Listeners to his Requiem will recognise Duruflé's conservative and intensely personal musical language as heard in his organ music. The influence of Debussy, Dukas, Ravel, Tournemire and Vierne is evident, and like these composers Duruflé provides detailed performance indications.
A comprehensive survey of classical music - for the casual listener, this might be all the classical music you need in your collection; for others this provides a starting point for further exploration. Unlike many collections of this sort, most of these 30 discs contain performances by some of biggest names in classical music. Included are: Bach's Complete Brandenburg Concertos; Vivaldi's "The Four Seasons"; Beethoven's Symphonies 5 and 9, plus the Piano Concertos #4 and 5; Symphonies by Haydn, Mozart, Schubert, Schumann, Mendelssohn, Mahler and Brahms; concertos by Tchaikovsky, Brahms, and Mendelssohn; music by Ravel, Handel, Gershwin, Debussy, Moussorgsky.
Those who collected CDs in the early years may remember Sony Classical's outstanding "Vivarte" series, which generally provided music using original instruments. Anner Bylsma one of the finest cellists of his time. Anner Bylsma celebrated his 70th birthday when this set was originallyl issued on 2004. It really mattered not what repertoire this cellist chose to play because his art is so all-embracing. He is gifted with a beautiful cello sound, formidable technique and wonderfully convincing interpretive ideas.
An above-average soundtrack to a mediocre film, this dance-oriented album hits more than it misses. The title track by David Bowie is fluff by his standards, but as it's produced by Nile Rodgers (a year before their collaboration on Black Tie White Noise), it's danceable fluff. Further in, the album samples the beginnings of the '90s techno revolution, with excellent tracks from Future Sound of London ("Papua New Guinea"), Moby ("Next Is the E"), Ministry's Bush-era primal scream "N.W.O.," and Mindless's "Mindless." Brian Eno's exclusive track "Under" is one of his best from the '90s.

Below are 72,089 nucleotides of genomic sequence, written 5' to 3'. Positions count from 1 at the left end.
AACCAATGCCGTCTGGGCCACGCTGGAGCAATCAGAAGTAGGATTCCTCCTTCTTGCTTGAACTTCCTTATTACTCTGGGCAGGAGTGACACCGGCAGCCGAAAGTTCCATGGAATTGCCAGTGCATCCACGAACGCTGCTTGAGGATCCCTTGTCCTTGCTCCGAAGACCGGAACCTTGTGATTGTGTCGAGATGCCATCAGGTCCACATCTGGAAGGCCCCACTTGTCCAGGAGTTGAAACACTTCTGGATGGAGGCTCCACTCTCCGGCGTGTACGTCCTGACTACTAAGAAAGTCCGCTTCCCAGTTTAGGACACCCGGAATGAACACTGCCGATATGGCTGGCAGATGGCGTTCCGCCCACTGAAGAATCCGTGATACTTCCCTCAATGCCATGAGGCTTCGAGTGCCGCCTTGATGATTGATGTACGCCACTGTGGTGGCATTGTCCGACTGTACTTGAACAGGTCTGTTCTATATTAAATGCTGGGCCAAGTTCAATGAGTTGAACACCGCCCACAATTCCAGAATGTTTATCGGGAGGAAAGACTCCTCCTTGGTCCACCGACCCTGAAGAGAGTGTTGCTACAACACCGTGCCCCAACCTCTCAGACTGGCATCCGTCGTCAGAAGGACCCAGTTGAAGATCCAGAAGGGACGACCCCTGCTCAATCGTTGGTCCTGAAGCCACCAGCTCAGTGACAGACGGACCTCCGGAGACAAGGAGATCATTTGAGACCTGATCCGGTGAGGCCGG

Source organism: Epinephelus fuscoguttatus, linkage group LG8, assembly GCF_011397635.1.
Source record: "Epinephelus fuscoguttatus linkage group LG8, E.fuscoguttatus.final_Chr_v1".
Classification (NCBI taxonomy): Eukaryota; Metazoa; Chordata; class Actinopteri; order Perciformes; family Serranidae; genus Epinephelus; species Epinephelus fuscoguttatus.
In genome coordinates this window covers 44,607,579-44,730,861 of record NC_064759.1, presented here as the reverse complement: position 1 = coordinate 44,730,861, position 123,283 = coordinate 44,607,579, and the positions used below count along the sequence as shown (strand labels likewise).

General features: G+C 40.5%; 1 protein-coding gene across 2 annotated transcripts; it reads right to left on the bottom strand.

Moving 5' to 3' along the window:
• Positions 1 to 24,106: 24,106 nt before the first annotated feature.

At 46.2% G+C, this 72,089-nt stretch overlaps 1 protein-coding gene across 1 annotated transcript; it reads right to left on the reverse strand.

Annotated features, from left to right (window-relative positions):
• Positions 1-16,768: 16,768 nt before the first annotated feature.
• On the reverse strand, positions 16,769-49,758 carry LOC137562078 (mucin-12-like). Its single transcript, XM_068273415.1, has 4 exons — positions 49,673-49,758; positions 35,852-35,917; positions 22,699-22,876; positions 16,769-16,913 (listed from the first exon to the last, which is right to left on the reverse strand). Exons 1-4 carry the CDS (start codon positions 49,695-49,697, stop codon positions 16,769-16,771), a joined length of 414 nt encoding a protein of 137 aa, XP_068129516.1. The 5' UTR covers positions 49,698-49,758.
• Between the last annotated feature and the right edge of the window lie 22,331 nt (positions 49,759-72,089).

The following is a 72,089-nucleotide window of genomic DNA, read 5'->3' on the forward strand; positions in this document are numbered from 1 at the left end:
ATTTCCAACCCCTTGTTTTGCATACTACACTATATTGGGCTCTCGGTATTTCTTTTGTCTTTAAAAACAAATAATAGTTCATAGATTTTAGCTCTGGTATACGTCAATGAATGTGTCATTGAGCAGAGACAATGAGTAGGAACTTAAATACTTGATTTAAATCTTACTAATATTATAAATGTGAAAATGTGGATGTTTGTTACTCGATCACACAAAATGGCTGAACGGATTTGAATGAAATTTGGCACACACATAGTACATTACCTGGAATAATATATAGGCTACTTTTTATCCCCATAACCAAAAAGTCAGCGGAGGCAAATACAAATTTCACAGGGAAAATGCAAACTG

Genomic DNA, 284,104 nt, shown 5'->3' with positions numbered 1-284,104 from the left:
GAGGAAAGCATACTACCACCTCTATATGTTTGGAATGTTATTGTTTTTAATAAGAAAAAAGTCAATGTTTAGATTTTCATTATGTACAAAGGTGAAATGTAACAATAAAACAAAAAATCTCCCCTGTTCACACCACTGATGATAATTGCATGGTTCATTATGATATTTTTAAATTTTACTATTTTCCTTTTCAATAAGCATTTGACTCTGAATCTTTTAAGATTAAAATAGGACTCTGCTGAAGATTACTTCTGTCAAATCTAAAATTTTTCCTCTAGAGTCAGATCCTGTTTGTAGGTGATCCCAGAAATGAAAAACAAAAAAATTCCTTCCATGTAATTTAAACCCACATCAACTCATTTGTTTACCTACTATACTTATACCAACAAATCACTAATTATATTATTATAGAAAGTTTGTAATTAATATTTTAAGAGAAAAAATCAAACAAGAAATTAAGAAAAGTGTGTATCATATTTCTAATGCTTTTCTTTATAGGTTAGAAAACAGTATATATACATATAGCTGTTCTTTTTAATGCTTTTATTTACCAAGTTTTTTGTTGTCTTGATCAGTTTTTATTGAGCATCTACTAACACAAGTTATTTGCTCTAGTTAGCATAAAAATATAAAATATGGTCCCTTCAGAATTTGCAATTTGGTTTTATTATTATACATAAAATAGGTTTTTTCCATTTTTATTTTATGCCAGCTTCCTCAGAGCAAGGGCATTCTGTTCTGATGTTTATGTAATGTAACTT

This album brings together some of the loudest, most exciting music ever written - neither music, nor your hearing, will ever be the same! The music has been arranged for continuous listening. With that in mind, three quiet ""valleys"" have been programmed to provide contrast with the very loud music that follows them. You may find that the contrast actually adds to the excitement.
The 16 voices of the British choir Stile Antico have a reputation for perfect blend and for programs that go beyond the favorites generally essayed by the similarly sized British choir the Sixteen. That's what's in this collection of motets (and the chanson Mille regretz) united by their connection to the Hapsburg court. It may be surprising to see Thomas Tallis under that rubric, but as the informative booklet points out, he makes the cut due to the marriage of Philip II of Spain to Mary Tudor. As that suggests, and as might be expected from a collection of pieces spanning a century, the Hapsburg factor does little to unite these pieces, even if the Emperor Maximilian does get name-checked at one point. Instead, this is simply a collection of intriguing Renaissance works that are generally beyond the ones normally heard. In the Tallis and several other pieces, the singers do an especially nice job with the striking dissonances that sometimes appear in music of the earlier Renaissance; they neither gloss over the dissonances nor overemphasize them. Big pieces like Heinrich Isaac's Virgo prudentissima contrast nicely with the the soberer idiom of the likes of Morales. In short, a very well recorded Renaissance a cappella program.– James Manheim